At Holts Lapidary we are very often asked to identify a stone.
Sometimes it is a family heirloom that was given to their grandad by an important bureaucrat in a faraway country, and other times it is something bought on holidays.
A lot of the times the gem turns out to be synthetic or glass, but sometimes we get to see a truly beautiful natural gem.
The subject of gemstone simulant is vast and could not be comprised into a short paragraph, but we will try to outline some facts that might help distinguish between a natural and synthetic Corundum, aka sapphire and ruby. The synthetic corundum has the exact same chemical properties as its counterpart, therefore, it has the same refractive index and specific gravity.
1. Synthetic sapphires were first produced in 1873, therefore if the gem is old, it does not necessarily mean it is natural. In fact, in 1920s synthetic gems were often used for the colour as opposed to their origin, or value. The idea was for the gem, whatever it might be, to make a statement and look good.
2. Most common Synthetic Corundum is flame fusion, which produces a boule (as shown below), which can then be cut and faceted just like a natural crystal.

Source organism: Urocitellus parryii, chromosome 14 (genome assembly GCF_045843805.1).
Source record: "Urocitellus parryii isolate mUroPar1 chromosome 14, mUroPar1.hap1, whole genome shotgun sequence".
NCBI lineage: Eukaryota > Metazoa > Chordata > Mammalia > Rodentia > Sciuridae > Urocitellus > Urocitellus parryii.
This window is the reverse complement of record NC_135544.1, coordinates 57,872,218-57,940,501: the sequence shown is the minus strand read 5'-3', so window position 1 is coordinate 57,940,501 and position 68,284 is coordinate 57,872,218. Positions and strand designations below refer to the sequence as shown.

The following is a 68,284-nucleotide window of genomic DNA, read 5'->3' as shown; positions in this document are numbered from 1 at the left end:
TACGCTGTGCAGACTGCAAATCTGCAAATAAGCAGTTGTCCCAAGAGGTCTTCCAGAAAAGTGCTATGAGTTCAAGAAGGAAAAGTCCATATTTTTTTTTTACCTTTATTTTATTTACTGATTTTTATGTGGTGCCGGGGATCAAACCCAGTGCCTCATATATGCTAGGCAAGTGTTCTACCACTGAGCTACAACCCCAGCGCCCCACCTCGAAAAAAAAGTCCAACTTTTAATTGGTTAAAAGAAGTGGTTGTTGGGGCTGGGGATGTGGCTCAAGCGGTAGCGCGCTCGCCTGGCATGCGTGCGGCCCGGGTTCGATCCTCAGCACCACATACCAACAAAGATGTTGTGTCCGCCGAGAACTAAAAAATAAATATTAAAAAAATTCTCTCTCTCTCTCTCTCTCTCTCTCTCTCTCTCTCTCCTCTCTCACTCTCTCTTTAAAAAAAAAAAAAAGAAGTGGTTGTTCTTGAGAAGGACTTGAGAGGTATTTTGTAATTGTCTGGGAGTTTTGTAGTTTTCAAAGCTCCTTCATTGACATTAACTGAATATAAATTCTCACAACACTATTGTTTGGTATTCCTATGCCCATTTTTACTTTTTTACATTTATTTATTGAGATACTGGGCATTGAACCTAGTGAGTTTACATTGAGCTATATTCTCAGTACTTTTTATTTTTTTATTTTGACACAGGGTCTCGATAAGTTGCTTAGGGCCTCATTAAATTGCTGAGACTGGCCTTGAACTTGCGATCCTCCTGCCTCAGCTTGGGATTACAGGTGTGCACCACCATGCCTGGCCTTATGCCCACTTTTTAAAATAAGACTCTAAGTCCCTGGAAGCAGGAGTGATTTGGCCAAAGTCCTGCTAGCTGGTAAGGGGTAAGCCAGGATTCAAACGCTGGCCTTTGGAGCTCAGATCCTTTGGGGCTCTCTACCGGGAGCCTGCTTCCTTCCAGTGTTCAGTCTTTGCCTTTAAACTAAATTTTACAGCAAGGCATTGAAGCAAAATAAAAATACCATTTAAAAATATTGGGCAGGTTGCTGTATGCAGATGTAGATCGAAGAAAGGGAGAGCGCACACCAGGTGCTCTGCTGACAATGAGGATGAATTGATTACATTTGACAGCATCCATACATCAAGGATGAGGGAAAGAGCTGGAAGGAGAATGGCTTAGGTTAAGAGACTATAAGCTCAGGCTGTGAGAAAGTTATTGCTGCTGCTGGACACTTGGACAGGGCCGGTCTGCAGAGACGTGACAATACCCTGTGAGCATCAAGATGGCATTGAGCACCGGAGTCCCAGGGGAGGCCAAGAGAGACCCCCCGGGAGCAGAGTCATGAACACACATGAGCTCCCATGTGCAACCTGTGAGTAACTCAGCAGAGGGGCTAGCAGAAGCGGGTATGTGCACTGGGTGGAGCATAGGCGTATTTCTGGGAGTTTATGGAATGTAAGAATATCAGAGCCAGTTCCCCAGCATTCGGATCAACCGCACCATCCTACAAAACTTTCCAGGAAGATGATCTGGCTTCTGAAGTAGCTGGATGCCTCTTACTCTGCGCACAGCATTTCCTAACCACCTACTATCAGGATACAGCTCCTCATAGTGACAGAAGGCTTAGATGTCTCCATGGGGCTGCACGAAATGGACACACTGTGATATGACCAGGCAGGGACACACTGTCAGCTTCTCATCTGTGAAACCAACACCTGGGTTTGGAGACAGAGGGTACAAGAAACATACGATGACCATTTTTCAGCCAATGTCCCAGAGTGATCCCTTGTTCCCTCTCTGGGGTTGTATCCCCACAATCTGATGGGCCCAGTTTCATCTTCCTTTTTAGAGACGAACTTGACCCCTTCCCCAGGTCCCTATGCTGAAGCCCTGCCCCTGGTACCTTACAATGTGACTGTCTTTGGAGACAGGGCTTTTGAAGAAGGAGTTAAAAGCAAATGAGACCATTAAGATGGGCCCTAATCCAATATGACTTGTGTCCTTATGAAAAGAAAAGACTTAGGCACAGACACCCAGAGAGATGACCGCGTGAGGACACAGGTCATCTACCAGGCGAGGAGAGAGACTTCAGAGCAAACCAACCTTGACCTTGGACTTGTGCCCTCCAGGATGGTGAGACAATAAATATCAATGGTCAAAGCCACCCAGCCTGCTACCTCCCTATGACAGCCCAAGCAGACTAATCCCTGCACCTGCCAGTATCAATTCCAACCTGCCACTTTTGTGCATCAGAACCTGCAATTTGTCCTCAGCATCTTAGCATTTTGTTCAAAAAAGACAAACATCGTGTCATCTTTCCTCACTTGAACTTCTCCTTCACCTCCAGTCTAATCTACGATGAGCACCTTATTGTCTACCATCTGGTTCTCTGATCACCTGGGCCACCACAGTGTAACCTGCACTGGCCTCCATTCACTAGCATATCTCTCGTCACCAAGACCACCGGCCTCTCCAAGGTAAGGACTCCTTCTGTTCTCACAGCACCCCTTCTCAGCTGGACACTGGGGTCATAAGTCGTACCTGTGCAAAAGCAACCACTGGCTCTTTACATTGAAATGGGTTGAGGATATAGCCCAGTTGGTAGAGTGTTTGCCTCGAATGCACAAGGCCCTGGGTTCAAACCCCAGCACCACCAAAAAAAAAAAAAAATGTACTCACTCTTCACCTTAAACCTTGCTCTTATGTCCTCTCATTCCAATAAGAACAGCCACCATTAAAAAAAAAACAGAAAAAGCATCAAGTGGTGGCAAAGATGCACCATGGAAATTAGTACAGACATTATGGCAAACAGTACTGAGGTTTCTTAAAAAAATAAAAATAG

3. A most common feature of the flame fusion grown Sapphires or Rubies is curved colour zoning. That is a concentration of colour visible as curved lines under magnification. A natural counterpart will have either straight or angular zoning instead. This feature is the easiest way to distinguish between the synthetic and natural sapphire and at Holts, we love it when it is visible. Occasionally Synthetic Corundum can have angular zoning, but that is very rare. It is always important to find more than one inclusion to help us determine the nature of the material.
4. Common inclusions in synthetic Corundum are gas bubbles, angular veil-like feathers, and less often metallic inclusions.
5. In Natural Corundum we often see crystals, needles, ‘Silk’, and fingerprint inclusions.
6. Sometimes the cut of the stone can also be an indication. Natural crystal will usually be cut to maximum yield and might have a heavy pavilion, whereas synthetic stones will usually be cut perfectly to calibrated sizes.
7. Once we have established the stone is natural, the next question is whether it has been treated in any way. Here are some signs of heat treatment:
a. Crystals- are rounded, partly melted, with a halo
b. Needles- are broken up, not joining up properly, with a slightly melted look to them
c. Colour zoning – is fuzzy, softer looking